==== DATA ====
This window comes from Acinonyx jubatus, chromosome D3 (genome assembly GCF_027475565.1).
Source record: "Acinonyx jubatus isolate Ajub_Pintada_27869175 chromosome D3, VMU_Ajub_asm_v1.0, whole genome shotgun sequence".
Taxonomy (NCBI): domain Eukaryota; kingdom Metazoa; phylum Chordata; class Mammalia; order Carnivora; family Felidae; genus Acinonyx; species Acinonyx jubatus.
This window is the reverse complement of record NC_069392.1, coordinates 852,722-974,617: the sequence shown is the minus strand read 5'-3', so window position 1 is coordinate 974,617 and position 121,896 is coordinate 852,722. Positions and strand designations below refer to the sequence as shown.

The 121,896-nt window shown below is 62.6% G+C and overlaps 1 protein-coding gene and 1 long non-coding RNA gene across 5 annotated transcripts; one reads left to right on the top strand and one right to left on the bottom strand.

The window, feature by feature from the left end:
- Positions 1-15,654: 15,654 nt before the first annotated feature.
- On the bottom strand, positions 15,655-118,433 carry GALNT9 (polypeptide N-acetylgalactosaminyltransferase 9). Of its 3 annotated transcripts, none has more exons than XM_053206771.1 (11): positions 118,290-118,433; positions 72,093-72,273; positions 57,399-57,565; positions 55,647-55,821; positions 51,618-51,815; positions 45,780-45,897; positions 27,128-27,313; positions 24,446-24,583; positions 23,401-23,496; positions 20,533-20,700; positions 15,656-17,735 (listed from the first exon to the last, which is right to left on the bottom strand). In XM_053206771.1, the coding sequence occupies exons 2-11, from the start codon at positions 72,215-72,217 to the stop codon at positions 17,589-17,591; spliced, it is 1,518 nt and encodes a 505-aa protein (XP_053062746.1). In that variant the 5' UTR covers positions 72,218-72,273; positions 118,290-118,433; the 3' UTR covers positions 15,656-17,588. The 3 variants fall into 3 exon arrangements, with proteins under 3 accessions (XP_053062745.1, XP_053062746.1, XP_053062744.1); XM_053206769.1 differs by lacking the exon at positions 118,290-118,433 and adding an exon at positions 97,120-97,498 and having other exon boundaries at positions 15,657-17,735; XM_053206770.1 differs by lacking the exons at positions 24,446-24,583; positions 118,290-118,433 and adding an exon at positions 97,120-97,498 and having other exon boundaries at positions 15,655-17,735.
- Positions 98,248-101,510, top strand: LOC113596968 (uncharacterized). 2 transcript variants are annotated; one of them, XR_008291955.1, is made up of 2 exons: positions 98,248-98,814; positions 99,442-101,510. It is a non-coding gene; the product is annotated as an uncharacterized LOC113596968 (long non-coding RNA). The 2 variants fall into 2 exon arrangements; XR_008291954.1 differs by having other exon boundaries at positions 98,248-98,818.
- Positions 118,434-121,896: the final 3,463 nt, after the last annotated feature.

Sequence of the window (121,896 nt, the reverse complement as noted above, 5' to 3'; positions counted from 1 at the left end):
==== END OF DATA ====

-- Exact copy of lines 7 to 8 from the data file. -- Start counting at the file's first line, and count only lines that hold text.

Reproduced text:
- Positions 1-15,654: 15,654 nt before the first annotated feature.
- On the bottom strand, positions 15,655-118,433 carry GALNT9 (polypeptide N-acetylgalactosaminyltransferase 9). Of its 3 annotated transcripts, none has more exons than XM_053206771.1 (11): positions 118,290-118,433; positions 72,093-72,273; positions 57,399-57,565; positions 55,647-55,821; positions 51,618-51,815; positions 45,780-45,897; positions 27,128-27,313; positions 24,446-24,583; positions 23,401-23,496; positions 20,533-20,700; positions 15,656-17,735 (listed from the first exon to the last, which is right to left on the bottom strand). In XM_053206771.1, the coding sequence occupies exons 2-11, from the start codon at positions 72,215-72,217 to the stop codon at positions 17,589-17,591; spliced, it is 1,518 nt and encodes a 505-aa protein (XP_053062746.1). In that variant the 5' UTR covers positions 72,218-72,273; positions 118,290-118,433; the 3' UTR covers positions 15,656-17,588. The 3 variants fall into 3 exon arrangements, with proteins under 3 accessions (XP_053062745.1, XP_053062746.1, XP_053062744.1); XM_053206769.1 differs by lacking the exon at positions 118,290-118,433 and adding an exon at positions 97,120-97,498 and having other exon boundaries at positions 15,657-17,735; XM_053206770.1 differs by lacking the exons at positions 24,446-24,583; positions 118,290-118,433 and adding an exon at positions 97,120-97,498 and having other exon boundaries at positions 15,655-17,735.